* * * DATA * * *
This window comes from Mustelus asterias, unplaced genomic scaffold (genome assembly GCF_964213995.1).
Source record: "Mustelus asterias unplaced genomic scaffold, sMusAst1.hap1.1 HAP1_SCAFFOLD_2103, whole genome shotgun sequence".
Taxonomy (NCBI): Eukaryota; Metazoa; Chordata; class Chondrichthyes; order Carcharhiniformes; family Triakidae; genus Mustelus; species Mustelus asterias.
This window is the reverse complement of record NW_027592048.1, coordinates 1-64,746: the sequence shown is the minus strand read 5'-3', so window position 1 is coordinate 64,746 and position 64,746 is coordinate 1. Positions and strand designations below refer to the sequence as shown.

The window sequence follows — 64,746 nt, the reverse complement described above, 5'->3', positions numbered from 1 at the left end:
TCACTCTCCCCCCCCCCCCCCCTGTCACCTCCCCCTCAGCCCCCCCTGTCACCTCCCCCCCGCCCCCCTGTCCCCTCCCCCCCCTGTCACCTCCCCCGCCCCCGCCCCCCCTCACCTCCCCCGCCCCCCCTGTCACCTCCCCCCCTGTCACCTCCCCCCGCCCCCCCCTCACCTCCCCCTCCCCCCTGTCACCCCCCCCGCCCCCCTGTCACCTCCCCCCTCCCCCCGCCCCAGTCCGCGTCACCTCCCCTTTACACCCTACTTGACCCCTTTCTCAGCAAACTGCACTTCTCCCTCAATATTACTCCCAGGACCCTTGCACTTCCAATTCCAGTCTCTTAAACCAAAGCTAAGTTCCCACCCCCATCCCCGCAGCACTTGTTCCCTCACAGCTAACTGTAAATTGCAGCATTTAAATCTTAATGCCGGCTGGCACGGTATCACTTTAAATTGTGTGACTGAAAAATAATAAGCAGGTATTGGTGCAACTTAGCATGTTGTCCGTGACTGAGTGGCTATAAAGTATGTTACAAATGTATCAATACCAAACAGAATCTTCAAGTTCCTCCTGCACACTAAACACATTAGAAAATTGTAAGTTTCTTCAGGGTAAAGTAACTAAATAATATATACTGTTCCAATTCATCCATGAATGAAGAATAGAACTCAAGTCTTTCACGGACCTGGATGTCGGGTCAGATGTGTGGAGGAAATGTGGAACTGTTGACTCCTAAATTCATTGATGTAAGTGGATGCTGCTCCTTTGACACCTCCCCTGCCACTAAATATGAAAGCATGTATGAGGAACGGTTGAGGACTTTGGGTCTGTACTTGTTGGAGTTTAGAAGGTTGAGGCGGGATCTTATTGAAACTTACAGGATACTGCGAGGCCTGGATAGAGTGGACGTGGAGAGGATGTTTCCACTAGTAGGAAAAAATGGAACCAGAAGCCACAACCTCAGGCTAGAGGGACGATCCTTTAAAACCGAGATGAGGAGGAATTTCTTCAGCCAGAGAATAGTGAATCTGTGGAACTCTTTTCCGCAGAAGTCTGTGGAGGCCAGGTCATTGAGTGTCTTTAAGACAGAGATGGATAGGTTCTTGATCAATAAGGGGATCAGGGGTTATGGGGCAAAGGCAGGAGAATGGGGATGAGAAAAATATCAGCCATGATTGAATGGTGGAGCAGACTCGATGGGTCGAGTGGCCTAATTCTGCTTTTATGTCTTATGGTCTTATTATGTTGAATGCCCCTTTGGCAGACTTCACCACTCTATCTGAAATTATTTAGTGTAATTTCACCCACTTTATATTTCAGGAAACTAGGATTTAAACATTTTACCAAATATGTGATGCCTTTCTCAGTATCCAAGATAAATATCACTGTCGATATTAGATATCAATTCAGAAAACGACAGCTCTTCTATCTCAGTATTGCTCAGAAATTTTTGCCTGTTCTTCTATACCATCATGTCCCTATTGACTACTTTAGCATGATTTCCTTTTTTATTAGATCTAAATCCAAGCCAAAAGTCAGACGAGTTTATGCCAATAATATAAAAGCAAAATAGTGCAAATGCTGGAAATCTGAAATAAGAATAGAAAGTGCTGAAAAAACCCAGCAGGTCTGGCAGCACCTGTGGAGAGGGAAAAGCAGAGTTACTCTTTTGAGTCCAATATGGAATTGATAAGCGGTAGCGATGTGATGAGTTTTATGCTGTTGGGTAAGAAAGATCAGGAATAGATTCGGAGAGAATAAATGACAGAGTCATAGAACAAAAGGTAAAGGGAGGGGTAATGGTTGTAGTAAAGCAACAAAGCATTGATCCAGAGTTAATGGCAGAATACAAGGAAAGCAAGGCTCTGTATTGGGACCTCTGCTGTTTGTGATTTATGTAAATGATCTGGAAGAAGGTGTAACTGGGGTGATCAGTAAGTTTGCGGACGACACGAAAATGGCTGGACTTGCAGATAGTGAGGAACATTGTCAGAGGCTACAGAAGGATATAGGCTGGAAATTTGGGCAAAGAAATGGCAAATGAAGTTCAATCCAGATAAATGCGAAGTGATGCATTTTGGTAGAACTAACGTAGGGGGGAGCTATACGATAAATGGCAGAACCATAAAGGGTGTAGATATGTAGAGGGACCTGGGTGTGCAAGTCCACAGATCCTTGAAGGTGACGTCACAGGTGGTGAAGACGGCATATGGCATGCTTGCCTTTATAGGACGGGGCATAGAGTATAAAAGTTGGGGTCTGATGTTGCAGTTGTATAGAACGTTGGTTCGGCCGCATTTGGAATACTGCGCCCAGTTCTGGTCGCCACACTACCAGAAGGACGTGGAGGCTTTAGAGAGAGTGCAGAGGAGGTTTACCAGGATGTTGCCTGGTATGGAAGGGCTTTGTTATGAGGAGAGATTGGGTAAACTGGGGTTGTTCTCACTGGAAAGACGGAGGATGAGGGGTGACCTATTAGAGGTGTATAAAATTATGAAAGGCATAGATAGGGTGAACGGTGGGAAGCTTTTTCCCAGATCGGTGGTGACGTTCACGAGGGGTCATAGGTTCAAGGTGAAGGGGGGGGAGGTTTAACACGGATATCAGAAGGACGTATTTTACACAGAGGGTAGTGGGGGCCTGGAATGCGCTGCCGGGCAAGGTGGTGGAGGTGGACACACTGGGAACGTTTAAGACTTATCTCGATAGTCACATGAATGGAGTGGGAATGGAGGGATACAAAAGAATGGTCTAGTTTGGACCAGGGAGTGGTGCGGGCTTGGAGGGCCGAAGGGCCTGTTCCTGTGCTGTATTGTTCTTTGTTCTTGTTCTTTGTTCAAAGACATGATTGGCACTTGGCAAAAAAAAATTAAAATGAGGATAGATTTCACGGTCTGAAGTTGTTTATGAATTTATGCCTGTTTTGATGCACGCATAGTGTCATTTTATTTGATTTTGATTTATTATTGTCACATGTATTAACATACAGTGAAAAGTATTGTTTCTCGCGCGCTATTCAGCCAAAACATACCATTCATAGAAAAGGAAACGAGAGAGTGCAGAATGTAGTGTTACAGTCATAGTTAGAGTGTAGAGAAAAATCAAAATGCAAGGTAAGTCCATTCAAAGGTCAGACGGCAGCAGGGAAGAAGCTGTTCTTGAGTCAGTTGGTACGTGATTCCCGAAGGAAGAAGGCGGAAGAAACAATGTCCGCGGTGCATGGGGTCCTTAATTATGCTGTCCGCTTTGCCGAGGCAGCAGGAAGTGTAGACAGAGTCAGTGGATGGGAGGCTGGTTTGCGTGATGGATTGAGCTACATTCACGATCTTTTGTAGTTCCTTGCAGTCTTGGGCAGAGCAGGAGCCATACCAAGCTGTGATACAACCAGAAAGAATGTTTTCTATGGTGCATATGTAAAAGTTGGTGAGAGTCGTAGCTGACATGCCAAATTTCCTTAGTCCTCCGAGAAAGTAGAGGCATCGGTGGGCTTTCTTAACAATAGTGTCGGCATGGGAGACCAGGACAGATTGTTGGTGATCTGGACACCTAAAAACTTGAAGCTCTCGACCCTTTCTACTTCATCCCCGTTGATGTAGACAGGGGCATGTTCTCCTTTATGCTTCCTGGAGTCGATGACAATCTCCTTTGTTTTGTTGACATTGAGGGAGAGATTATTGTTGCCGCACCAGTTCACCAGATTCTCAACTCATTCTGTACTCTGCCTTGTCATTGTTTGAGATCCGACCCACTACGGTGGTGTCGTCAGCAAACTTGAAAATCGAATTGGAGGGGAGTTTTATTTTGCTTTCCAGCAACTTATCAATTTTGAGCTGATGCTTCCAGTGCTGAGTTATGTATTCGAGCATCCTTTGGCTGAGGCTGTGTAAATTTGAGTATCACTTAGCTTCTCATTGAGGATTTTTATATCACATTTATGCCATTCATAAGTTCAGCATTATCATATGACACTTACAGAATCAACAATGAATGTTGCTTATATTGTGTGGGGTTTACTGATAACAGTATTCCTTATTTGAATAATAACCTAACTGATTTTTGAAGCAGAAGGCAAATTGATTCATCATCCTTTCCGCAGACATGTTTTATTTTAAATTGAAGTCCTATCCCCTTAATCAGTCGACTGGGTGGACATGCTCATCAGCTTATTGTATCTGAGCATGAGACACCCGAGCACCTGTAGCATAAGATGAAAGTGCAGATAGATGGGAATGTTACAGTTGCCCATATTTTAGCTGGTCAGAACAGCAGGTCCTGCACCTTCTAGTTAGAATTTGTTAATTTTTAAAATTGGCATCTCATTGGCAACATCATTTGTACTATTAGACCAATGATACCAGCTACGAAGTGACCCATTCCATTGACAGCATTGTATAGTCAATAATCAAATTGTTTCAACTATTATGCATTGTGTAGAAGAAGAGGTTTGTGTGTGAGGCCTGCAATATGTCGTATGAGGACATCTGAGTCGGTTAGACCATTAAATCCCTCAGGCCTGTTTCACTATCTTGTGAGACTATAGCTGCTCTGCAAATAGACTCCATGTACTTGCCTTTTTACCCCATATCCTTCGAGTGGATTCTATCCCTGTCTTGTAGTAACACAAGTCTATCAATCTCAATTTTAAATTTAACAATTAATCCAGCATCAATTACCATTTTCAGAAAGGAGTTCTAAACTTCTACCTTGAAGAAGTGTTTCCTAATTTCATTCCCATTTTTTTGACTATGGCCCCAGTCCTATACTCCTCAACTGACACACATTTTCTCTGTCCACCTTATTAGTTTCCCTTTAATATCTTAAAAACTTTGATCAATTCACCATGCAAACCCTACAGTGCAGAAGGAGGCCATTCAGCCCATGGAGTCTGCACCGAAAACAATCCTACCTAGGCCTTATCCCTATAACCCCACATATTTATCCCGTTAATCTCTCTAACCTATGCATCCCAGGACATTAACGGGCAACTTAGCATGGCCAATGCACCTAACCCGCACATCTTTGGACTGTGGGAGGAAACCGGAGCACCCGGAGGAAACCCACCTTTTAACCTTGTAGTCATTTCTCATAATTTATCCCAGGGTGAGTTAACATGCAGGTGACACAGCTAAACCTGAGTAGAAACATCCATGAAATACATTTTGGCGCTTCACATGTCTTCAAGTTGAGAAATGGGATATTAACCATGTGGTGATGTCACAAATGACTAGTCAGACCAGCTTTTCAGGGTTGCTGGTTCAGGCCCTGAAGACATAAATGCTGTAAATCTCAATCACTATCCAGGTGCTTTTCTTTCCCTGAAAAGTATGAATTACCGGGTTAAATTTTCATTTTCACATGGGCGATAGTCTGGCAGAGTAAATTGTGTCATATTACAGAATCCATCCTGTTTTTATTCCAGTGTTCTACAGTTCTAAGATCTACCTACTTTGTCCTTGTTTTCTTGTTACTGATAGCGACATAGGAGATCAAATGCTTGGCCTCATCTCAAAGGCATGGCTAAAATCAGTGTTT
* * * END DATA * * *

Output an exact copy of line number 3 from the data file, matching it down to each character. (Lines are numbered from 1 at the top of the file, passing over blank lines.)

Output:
Taxonomy (NCBI): Eukaryota; Metazoa; Chordata; class Chondrichthyes; order Carcharhiniformes; family Triakidae; genus Mustelus; species Mustelus asterias.